'Cash Will Be King'

Ohio State ag economist predicts drastic farm income changes, as supply and demand adjust to lower commodity prices. Put money in the bank now, he advises.

Published on: Jan 13, 2014

Ohio State University ag economist Matt Roberts told a packed crowd, held at rapt attention, during the 2014 American Farm Bureau Federation convention, that agricultural incomes and lifestyles will change dramatically in next three to five years.

"The last six years have been extraordinary if you've been a row crop producer. It's been the best in history," Roberts said. "It's been six years in which any idiot could've made money – and a lot of them did."

Roberts credited an extra 50 million acres' worth of demand for corn and soybeans over the past 10 years for the high commodity prices in recent agricultural history. In terms of acreage, that demand has equaled the production of "two Illinoises."

SIZEABLE CROWD: Farmers and ranchers are gathering this week in San Antonio, Texas, for the 95th Annual American Farm Bureau Federation convention.
SIZEABLE CROWD: Farmers and ranchers are gathering this week in San Antonio, Texas, for the 95th Annual American Farm Bureau Federation convention.

In response, idled land – including hundreds of thousands of acres in the Ukraine – have come into production. "We had a big demand response and now we've got a supply response," Roberts said.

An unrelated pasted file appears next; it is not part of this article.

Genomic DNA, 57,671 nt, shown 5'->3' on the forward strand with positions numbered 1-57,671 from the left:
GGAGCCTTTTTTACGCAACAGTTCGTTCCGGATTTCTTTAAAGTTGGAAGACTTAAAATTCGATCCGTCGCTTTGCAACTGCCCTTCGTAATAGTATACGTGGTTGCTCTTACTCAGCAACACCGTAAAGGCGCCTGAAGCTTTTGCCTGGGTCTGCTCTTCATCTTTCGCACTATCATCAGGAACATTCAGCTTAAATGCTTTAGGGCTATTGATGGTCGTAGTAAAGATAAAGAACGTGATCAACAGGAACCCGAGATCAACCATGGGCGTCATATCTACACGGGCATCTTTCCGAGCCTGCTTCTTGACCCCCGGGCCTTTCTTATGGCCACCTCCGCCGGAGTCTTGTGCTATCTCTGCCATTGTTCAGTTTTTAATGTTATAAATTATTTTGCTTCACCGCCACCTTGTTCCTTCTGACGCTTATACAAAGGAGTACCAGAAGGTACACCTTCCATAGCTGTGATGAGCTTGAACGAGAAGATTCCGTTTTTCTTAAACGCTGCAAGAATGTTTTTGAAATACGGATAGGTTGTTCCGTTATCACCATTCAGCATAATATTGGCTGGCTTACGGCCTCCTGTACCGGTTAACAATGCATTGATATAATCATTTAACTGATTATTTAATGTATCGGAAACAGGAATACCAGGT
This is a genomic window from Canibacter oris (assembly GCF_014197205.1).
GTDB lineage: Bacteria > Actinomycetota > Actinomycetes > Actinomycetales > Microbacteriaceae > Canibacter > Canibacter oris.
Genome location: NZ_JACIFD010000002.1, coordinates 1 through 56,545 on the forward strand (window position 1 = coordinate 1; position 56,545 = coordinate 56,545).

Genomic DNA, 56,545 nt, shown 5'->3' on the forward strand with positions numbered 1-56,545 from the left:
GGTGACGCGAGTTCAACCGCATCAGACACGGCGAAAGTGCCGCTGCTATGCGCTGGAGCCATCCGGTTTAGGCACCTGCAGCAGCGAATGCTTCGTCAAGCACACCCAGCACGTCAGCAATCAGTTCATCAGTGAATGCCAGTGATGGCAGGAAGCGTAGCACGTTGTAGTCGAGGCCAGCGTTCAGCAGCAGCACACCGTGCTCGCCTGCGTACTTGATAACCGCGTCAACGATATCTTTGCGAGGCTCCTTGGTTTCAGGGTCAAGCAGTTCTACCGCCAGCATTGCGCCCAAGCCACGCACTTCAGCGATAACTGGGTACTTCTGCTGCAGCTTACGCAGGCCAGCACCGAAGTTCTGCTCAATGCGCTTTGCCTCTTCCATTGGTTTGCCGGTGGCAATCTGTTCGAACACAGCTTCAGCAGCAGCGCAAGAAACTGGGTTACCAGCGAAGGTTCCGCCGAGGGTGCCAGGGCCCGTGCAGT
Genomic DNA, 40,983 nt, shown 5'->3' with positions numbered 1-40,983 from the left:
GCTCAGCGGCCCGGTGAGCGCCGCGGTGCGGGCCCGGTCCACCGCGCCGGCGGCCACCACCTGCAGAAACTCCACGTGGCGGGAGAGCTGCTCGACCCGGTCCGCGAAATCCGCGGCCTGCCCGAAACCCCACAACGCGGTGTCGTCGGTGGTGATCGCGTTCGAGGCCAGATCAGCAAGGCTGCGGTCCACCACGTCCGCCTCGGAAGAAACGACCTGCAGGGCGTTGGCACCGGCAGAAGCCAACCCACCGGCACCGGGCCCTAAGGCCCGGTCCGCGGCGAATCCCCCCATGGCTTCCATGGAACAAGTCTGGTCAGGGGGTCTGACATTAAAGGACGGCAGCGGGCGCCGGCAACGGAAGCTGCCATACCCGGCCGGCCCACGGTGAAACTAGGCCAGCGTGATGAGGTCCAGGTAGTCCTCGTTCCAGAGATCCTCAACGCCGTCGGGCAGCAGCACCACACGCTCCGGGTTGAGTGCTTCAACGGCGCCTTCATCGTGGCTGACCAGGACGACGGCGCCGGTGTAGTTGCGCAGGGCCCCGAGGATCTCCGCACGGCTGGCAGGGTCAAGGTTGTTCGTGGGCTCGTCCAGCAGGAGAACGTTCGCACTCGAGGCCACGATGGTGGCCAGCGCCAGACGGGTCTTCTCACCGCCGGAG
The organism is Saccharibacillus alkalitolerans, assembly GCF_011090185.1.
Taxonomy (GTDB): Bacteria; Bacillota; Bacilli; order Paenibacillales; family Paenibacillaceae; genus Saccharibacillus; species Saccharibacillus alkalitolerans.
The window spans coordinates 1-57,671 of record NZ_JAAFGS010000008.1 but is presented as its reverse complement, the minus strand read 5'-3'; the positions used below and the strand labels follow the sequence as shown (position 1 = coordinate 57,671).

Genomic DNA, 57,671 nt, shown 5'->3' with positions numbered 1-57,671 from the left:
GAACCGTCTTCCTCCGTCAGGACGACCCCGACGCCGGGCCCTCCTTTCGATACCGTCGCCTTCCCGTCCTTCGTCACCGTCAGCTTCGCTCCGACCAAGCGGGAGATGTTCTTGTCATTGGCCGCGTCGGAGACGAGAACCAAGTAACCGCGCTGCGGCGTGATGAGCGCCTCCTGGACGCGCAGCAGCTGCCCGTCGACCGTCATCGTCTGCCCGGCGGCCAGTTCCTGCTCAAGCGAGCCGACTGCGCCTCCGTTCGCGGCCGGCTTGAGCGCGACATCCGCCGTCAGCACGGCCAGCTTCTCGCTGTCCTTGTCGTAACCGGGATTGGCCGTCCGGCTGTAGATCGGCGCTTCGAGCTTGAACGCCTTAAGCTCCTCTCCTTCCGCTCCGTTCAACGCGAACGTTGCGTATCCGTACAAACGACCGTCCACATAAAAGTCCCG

Ethanol and China are two primary demand sources. "Which is still growing?" Roberts asked. "It's not ethanol. Best case scenario is flat going forward. Demand growth is gone. Ethanol plants aren't going away but we won't see annual growth that we've seen in the past. But I'm a bull on China." He points to a rebound in feed usage, as feeders go back to using corn in their rations. Corn exports are available and have doubled from last year to this year.

Roberts does, however, believe it's going to take a few years to figure this out all out, and he predicts and era of significantly lower prices than production agriculture has seen the last six years.

"I've been saying we're one good year's yield away from $4 corn. I'm not sure I'd call 2013 a good year but here we are," Roberts said. "Ask yourself: what would our yield have been if April and May had been normal?

"Normal years do happen, with reasonable frequency. Normal years happen, that's why we call them normal."

He also compared the fight over acres to a custody dispute. "What we have seen in the last five years is the crop market fighting over who gets the kids, trying to pull acres into their given crop. This year it's the ugliest divorce ever: no, you take the kids! You take the acres!"

Liquidity crisis
Echoing common sentiments heard around the convention and in other workshops, Roberts painted a picture for the next three to five years.

"If you're large, progressive or young? We're going into three to five years of low prices, low profitability. Low $4 corn, high $3. In the commodity business, the low-cost producers survives, Always. Basic economics. And the prevailing difference in cost of production is land charge," he said.

He's seen a lot of farmers with "very high land charges," and predicts people will be losing money. "Current prices are unprofitable for many producers."

"I don't believe we're in a farmland bubble. I don't believe we'll see the '80s farm crisis. We will see bankruptcies: 90% cash rented, very large operations, will go bankrupt because they will run out of cash."

Roberts recommended building cash on hand, keeping one year's land charges above your normal working capital, in cash or near cash.

"If that means you have a farm to pass on to your kids, then losing a couple percent in the bank is not a bad thing," Roberts concluded.

Editor's note: An earlier version of this story inadvertently included information about IRS Section 179.